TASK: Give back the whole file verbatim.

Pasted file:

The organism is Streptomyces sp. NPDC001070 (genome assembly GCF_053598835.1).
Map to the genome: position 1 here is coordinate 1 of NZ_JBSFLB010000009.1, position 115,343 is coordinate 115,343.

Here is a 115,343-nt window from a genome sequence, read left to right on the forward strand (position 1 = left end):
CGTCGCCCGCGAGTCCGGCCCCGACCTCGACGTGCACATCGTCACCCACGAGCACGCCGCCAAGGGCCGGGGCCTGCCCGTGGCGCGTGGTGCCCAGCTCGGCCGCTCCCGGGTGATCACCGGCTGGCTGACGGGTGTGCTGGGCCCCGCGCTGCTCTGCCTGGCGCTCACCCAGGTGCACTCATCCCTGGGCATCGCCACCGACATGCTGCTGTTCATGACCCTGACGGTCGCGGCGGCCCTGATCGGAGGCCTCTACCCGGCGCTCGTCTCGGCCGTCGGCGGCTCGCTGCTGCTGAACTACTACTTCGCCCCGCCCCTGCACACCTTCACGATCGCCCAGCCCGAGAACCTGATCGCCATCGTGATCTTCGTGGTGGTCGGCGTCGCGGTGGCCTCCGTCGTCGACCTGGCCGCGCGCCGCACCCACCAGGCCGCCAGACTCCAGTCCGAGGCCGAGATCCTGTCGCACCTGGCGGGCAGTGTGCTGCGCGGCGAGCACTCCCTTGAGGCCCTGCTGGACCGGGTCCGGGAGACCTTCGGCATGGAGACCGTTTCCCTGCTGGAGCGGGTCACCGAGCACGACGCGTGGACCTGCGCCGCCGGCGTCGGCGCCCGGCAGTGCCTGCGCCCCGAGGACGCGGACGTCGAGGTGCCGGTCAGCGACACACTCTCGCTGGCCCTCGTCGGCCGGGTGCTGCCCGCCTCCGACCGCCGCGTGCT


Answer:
The organism is Streptomyces sp. NPDC001070 (genome assembly GCF_053598835.1).
Map to the genome: position 1 here is coordinate 1 of NZ_JBSFLB010000009.1, position 115,343 is coordinate 115,343.

Here is a 115,343-nt window from a genome sequence, read left to right on the forward strand (position 1 = left end):
CGTCGCCCGCGAGTCCGGCCCCGACCTCGACGTGCACATCGTCACCCACGAGCACGCCGCCAAGGGCCGGGGCCTGCCCGTGGCGCGTGGTGCCCAGCTCGGCCGCTCCCGGGTGATCACCGGCTGGCTGACGGGTGTGCTGGGCCCCGCGCTGCTCTGCCTGGCGCTCACCCAGGTGCACTCATCCCTGGGCATCGCCACCGACATGCTGCTGTTCATGACCCTGACGGTCGCGGCGGCCCTGATCGGAGGCCTCTACCCGGCGCTCGTCTCGGCCGTCGGCGGCTCGCTGCTGCTGAACTACTACTTCGCCCCGCCCCTGCACACCTTCACGATCGCCCAGCCCGAGAACCTGATCGCCATCGTGATCTTCGTGGTGGTCGGCGTCGCGGTGGCCTCCGTCGTCGACCTGGCCGCGCGCCGCACCCACCAGGCCGCCAGACTCCAGTCCGAGGCCGAGATCCTGTCGCACCTGGCGGGCAGTGTGCTGCGCGGCGAGCACTCCCTTGAGGCCCTGCTGGACCGGGTCCGGGAGACCTTCGGCATGGAGACCGTTTCCCTGCTGGAGCGGGTCACCGAGCACGACGCGTGGACCTGCGCCGCCGGCGTCGGCGCCCGGCAGTGCCTGCGCCCCGAGGACGCGGACGTCGAGGTGCCGGTCAGCGACACACTCTCGCTGGCCCTCGTCGGCCGGGTGCTGCCCGCCTCCGACCGCCGCGTGCT